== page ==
21...¤c4 22.Јc1?! As White next move would show, he was not doing to rescue the b5-knight with ¤b5-a3 anyway; the more surprising then, that he rejects 22.Јh6!, as it seems impossible to win the knight comfortably, on 22...a4 [to a forced draw leads 22...fxe4 23.Ґxe4 Јe8 24.¤c7 Јxe4 25.¦be1 Јf5 26.¦e7 (loses 26.¤xa8 ¤e5) 26...¦f7 27.¦xf7 Јxf7 28.¤xa8 Ґb7 29.Јh4 Јxd5 30.Јd8+] follows 23.exf5, and the bishop from g2 to h3 and the rook from f1 to e1 get into the play effectively.
22...a4! The ground is cut from under b5-knight, tablesare turned.
23.exf5. White mechanically makes active moves. It was necessary to revalue the position and to choose defensive 23.¦e1 Јd7 24.¤a3, although after 24...¤e5 Black has a strong initiative.
23...Јd7 24.fxg6 Ґxb5 25.Јg5 ¤e5 26.gxh7+ ўh8 27.¦fe1 Ґd3 28.¦b6? [more stubborn is 28.¦bd1] 28...¦ae8 29.¦e3 ¤c4 30.¦xd3 ¦e1+ 31.Ґf1 Јh3 32.Јg8+ ¦xg8 33.hxg8Ј+ ўxg8 34.¦b8+ ўg7 0–1
R.Ponomariov (2723) – V.Kramnik (2766) [D45]
Ruslan Ponomariov's attempts to lead the game away from the main opening courses with 6.Ґd2 could bring nothing realizable, Vladimir Kramnik has levelled the game surely and easily.
1.d4 d5 2.c4 c6 3.¤c3 ¤f6 4.e3 e6 5.¤f3 ¤bd7 6.Ґd2 Ґd6 7.Ґd3 0–0 8.0–0 dxc4 9.Ґxc4 e5 10.Јc2 exd4 11.exd4 ¤b6 12.Ґb3 Ґg4 13.¤e5 Ґc7 14.Ґe3 Јd6 15.¤e4 ¤xe4 16.¤xg4 ¤f6 17.¤e5 ¤bd7 18.¤f3 ¤d5 19.Јf5. The position is absolutely equal, and the opponents decided not to torture each other. Ѕ–Ѕ
V. Anand (2779) – P. Svidler (2728) [C88]
Almost in every tournament Peter Svidler has his bad day. Unfortunately this has happened in Wijk aan See as well. It would be a pity if this "bad day for Beckham" prevents Peter from taking one of the top places. We wish to our grandmaster to cut off this bad habit. Then his results will be still better.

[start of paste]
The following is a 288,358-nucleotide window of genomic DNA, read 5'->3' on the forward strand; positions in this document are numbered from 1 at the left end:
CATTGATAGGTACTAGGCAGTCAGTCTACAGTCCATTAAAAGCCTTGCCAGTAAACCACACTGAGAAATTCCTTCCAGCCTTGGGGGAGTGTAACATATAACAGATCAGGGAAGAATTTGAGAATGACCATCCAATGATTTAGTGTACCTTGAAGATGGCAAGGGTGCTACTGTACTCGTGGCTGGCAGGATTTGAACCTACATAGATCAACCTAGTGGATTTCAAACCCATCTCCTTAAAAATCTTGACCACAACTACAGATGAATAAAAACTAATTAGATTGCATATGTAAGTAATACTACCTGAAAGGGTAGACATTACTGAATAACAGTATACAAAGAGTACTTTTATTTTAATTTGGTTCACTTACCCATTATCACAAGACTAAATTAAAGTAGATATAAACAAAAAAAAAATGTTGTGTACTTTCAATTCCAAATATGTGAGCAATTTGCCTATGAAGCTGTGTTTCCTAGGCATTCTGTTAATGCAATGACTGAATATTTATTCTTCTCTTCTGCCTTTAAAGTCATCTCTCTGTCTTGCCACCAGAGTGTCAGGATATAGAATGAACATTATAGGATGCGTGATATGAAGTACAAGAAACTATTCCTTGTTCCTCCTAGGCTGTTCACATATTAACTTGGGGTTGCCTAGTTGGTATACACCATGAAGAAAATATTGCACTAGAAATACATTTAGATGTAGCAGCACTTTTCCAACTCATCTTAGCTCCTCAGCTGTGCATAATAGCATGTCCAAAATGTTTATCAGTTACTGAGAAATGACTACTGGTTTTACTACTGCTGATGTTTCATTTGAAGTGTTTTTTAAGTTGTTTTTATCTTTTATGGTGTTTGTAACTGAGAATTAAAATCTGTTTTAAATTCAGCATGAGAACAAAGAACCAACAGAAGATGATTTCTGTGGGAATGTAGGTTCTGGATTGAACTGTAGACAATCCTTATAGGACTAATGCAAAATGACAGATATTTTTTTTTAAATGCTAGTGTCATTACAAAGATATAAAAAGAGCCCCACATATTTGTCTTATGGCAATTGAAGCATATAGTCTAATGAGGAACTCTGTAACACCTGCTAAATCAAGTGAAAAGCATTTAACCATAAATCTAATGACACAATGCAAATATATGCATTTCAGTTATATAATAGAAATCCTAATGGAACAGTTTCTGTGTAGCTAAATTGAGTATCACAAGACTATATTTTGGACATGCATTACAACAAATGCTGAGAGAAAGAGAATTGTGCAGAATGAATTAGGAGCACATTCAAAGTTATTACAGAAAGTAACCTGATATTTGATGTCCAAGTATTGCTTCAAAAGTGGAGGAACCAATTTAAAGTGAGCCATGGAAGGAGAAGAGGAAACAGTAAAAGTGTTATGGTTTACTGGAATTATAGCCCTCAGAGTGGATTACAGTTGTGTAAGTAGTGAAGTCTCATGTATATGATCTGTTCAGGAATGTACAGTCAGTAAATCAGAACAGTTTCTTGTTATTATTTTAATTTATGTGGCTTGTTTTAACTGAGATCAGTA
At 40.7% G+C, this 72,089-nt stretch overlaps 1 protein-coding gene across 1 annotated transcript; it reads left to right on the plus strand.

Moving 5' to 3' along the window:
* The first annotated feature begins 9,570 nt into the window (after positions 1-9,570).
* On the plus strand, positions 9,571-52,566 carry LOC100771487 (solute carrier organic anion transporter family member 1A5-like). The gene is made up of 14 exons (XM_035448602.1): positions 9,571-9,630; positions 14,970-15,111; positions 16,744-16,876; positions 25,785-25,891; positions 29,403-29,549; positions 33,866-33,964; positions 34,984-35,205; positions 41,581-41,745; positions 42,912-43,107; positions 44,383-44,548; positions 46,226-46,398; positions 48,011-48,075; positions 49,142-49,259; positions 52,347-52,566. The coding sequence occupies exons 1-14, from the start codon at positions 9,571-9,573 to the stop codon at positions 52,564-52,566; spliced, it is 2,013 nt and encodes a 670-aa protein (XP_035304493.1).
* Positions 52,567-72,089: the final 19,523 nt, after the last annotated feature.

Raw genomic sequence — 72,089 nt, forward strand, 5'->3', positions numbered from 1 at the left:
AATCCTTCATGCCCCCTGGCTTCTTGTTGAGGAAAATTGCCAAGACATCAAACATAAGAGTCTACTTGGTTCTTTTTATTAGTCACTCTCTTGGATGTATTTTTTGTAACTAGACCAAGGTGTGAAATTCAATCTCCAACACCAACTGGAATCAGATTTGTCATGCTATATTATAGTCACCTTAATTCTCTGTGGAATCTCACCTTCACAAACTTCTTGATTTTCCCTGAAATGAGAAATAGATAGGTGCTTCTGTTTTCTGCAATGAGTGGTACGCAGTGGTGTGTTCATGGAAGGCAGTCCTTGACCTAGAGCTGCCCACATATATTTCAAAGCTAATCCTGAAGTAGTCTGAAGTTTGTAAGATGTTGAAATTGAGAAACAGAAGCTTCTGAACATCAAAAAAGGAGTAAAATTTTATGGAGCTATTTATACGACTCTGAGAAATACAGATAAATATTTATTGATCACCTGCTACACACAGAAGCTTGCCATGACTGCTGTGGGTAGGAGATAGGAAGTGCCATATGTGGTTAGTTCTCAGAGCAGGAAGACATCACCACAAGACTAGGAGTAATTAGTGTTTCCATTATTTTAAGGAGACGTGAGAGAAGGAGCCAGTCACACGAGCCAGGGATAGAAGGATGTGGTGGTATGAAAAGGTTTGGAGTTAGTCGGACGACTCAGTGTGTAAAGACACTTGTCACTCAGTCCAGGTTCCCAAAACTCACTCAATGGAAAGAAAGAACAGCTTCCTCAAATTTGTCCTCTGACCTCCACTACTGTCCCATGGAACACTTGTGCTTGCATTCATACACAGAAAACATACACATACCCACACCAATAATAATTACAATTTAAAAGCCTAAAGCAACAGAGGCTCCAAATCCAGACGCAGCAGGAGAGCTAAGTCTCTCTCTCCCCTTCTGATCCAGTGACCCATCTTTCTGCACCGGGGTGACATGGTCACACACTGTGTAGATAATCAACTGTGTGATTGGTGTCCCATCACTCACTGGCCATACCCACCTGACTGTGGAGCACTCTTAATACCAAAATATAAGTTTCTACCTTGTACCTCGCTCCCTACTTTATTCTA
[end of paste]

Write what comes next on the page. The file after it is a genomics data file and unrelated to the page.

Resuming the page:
1.e4 e5 2.¤f3 ¤c6 3.Ґb5 a6 4.Ґa4 ¤f6 5.0–0 Ґe7 6.¦e1 b5 7.Ґb3 0–0 8.h3 Ґb7 9.d3 ¦e8 10.a4 h6 11.c3 b4 12.¤bd2 d5
13.a5! dxe4?! It seems to me, that with this exchange White is left with complete freedom of action, now his initiative on white squares develops very well. It was worth it to keep the tension with13...Јd7 or 13...Ґf8.
14.dxe4 Ґc5 15.Јe2 Јe7 16.¤h4 ¤d7? To let the knight get to f5 is in no way permissible, better indeed is 16...Ґc8, although the Black's position is still very unpleasant.
17.¤f5 Јf6 18.Јg4 ¤e7. Loses, but there is already no defense, for instance18...¦ad8 19.¤f3 ўh8 20.Ґg5!
19.¤xh6+ Јxh6 20.Јxd7 ¦ed8?! Black has no compensation at all for the lost material, but why give up another couple of pawns?
L.Aronian (2744) – М.Carlsen (2690) [E15]
1.d4 ¤f6 2.c4 e6 3.¤f3 b6 4.g3 Ґa6 5.Јc2. This move, which is the evidence of White's willingness to part with a pawn in a couple of moves, has become popular only in 2006.
5...Ґb7 6.Ґg2 c5 7.d5!? exd5 8.cxd5 ¤xd5 9.0–0 Ґe7 10.¦d1 Јc8! Magnus's opening preparation is up to the mark.
11.Ґg5 h6 12.Ґxe7 ¤xe7 13.e4 0–0 14.¤c3 ¤bc6 15.¦d2 Ґa6
16.Ґh3. On 16.¦ad1 could have followed 16...Ґc4 with an idea of Ґc4-e6. The d7-pawn is untouchable (17.¦xd7 ¤d4), so White will have to make a move like17.e4-e5 and look for positional compensation for the pawns. It will be possibly enough for equality, but no more than that.
16...¤g6 17.Ґxd7 Јb7 18.Ґh3. Not dangerous for Black is 18.Ґxc6 Јxc6 19.¦ad1 Јe6, and there is a perceptible weakening of light-colored squares on the kingside.